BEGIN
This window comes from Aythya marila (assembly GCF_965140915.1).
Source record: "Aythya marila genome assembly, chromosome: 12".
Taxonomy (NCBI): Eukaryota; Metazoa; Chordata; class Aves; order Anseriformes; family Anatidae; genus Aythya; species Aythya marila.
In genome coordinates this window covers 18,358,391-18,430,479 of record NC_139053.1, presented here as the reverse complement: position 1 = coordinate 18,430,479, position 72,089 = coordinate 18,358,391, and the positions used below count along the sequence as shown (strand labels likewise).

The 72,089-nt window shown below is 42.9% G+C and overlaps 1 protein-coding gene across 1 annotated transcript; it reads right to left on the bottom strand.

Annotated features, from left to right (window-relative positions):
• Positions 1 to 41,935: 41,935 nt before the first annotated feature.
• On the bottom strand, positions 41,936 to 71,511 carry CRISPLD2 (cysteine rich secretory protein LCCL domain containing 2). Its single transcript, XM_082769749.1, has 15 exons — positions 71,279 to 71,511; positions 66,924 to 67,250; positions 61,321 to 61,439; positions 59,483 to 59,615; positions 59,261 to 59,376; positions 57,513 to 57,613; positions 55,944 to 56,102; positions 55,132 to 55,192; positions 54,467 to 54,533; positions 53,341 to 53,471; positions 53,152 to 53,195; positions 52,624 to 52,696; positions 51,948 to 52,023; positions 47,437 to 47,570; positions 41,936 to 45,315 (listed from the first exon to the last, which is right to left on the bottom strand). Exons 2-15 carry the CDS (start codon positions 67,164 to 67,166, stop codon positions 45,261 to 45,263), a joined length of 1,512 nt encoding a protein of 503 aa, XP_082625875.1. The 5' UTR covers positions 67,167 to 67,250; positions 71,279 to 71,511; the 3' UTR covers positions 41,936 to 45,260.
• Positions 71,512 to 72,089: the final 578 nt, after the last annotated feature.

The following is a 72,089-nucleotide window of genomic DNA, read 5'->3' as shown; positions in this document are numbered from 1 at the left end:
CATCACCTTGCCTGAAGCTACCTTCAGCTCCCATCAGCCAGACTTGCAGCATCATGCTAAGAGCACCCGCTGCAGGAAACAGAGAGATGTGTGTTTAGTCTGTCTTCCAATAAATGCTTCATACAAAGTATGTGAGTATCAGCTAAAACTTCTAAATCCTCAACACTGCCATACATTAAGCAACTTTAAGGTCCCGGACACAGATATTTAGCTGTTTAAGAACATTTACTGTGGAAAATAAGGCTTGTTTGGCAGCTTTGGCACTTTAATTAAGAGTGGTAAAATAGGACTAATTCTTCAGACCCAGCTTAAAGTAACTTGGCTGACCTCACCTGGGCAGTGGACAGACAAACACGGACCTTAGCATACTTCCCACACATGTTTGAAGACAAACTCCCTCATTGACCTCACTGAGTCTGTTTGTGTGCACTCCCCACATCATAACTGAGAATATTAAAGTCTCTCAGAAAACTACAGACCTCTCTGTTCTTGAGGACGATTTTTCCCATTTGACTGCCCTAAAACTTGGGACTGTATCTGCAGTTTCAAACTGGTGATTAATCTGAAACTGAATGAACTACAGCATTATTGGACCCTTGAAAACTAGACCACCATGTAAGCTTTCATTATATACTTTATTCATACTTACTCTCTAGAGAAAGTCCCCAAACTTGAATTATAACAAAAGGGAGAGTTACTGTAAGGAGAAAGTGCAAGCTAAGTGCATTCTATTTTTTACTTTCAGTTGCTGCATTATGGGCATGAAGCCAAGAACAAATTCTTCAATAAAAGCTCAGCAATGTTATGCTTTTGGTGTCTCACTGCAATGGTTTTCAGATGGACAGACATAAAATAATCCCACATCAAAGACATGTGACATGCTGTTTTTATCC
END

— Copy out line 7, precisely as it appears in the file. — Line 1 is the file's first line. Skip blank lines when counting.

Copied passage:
• Positions 1 to 41,935: 41,935 nt before the first annotated feature.